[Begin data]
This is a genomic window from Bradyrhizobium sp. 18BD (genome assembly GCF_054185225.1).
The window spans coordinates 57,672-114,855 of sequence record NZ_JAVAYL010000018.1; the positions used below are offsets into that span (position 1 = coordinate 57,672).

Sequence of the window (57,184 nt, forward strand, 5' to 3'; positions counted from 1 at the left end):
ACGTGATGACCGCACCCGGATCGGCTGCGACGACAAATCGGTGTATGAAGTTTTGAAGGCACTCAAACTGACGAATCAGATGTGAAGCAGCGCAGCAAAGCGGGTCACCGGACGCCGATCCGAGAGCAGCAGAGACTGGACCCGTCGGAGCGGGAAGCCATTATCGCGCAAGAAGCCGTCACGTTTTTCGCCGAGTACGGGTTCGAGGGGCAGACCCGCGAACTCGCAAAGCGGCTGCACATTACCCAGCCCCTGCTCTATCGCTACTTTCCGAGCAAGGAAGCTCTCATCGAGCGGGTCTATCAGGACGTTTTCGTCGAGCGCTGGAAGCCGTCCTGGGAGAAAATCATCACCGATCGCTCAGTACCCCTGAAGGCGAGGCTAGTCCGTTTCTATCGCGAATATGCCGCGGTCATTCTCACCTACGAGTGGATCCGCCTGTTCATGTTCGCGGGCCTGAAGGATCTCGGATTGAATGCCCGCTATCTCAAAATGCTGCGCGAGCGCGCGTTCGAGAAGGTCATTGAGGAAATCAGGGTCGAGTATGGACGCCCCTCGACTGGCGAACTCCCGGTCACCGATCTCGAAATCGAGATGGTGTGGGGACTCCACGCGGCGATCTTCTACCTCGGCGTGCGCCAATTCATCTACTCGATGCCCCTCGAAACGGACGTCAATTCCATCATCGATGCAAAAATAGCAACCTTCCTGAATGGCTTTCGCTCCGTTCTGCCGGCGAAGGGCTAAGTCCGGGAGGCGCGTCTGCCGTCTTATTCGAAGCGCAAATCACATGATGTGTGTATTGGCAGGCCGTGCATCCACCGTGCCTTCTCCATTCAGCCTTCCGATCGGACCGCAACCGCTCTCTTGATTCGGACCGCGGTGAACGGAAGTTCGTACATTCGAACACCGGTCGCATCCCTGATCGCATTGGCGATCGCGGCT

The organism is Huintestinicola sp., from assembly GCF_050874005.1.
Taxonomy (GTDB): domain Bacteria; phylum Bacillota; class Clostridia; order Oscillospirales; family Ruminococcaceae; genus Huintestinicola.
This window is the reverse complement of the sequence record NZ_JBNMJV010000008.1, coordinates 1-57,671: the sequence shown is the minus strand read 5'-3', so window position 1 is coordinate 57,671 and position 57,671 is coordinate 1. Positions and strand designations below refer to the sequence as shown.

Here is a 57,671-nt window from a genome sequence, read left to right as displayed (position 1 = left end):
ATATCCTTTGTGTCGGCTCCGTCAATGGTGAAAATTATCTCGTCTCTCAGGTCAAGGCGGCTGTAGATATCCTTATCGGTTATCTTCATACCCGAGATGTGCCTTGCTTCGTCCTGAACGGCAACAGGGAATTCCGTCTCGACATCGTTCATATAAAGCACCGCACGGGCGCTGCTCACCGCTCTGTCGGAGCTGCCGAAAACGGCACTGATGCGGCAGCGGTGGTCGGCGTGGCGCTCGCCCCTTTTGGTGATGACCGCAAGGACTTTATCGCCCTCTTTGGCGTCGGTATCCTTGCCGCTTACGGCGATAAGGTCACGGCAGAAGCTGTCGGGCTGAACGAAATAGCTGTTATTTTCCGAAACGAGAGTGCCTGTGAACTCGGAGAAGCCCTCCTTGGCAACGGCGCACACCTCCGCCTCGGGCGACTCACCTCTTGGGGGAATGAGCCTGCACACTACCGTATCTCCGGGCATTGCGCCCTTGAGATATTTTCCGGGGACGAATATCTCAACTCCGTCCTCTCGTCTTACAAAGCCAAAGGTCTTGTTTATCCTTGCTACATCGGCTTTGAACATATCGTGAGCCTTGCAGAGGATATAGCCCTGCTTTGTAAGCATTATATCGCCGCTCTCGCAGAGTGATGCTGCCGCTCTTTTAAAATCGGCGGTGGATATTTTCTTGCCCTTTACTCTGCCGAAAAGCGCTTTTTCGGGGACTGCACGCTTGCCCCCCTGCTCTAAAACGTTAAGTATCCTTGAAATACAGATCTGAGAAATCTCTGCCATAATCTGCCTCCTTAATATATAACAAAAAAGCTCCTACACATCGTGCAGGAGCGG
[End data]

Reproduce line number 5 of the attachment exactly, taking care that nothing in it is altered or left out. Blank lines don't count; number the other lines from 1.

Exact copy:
The organism is Huintestinicola sp., from assembly GCF_050874005.1.